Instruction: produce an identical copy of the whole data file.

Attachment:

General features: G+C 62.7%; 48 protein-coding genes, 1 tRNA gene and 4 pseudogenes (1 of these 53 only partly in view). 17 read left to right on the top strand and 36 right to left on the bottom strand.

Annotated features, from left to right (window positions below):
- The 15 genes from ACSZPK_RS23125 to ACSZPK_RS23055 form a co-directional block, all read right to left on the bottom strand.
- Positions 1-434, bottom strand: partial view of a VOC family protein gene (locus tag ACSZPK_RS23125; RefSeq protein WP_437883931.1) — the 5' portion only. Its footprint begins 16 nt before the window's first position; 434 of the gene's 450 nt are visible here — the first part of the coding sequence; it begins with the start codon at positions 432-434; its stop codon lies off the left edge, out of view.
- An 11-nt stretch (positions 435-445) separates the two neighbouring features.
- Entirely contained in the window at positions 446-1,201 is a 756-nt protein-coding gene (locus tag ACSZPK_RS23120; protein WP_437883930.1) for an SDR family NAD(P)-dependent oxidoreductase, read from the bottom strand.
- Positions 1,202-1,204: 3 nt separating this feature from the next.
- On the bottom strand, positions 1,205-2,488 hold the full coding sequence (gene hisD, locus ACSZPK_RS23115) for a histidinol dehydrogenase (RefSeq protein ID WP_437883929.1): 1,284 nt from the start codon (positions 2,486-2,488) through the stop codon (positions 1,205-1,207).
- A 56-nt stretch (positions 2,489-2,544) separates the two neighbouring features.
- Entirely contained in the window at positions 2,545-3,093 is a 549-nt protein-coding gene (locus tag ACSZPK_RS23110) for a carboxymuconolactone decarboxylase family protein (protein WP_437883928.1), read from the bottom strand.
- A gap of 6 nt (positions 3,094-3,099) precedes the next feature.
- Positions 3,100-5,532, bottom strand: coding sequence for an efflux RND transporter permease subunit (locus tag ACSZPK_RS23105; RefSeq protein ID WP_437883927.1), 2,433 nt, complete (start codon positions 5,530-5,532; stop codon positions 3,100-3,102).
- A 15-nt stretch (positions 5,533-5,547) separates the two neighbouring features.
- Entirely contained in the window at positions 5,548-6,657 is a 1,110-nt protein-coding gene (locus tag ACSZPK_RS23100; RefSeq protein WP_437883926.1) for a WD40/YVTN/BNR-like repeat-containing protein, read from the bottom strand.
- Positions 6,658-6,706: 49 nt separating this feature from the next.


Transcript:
General features: G+C 62.7%; 48 protein-coding genes, 1 tRNA gene and 4 pseudogenes (1 of these 53 only partly in view). 17 read left to right on the top strand and 36 right to left on the bottom strand.

Annotated features, from left to right (window positions below):
- The 15 genes from ACSZPK_RS23125 to ACSZPK_RS23055 form a co-directional block, all read right to left on the bottom strand.
- Positions 1-434, bottom strand: partial view of a VOC family protein gene (locus tag ACSZPK_RS23125; RefSeq protein WP_437883931.1) — the 5' portion only. Its footprint begins 16 nt before the window's first position; 434 of the gene's 450 nt are visible here — the first part of the coding sequence; it begins with the start codon at positions 432-434; its stop codon lies off the left edge, out of view.
- An 11-nt stretch (positions 435-445) separates the two neighbouring features.
- Entirely contained in the window at positions 446-1,201 is a 756-nt protein-coding gene (locus tag ACSZPK_RS23120; protein WP_437883930.1) for an SDR family NAD(P)-dependent oxidoreductase, read from the bottom strand.
- Positions 1,202-1,204: 3 nt separating this feature from the next.
- On the bottom strand, positions 1,205-2,488 hold the full coding sequence (gene hisD, locus ACSZPK_RS23115) for a histidinol dehydrogenase (RefSeq protein ID WP_437883929.1): 1,284 nt from the start codon (positions 2,486-2,488) through the stop codon (positions 1,205-1,207).
- A 56-nt stretch (positions 2,489-2,544) separates the two neighbouring features.
- Entirely contained in the window at positions 2,545-3,093 is a 549-nt protein-coding gene (locus tag ACSZPK_RS23110) for a carboxymuconolactone decarboxylase family protein (protein WP_437883928.1), read from the bottom strand.
- A gap of 6 nt (positions 3,094-3,099) precedes the next feature.
- Positions 3,100-5,532, bottom strand: coding sequence for an efflux RND transporter permease subunit (locus tag ACSZPK_RS23105; RefSeq protein ID WP_437883927.1), 2,433 nt, complete (start codon positions 5,530-5,532; stop codon positions 3,100-3,102).
- A 15-nt stretch (positions 5,533-5,547) separates the two neighbouring features.
- Entirely contained in the window at positions 5,548-6,657 is a 1,110-nt protein-coding gene (locus tag ACSZPK_RS23100; RefSeq protein WP_437883926.1) for a WD40/YVTN/BNR-like repeat-containing protein, read from the bottom strand.
- Positions 6,658-6,706: 49 nt separating this feature from the next.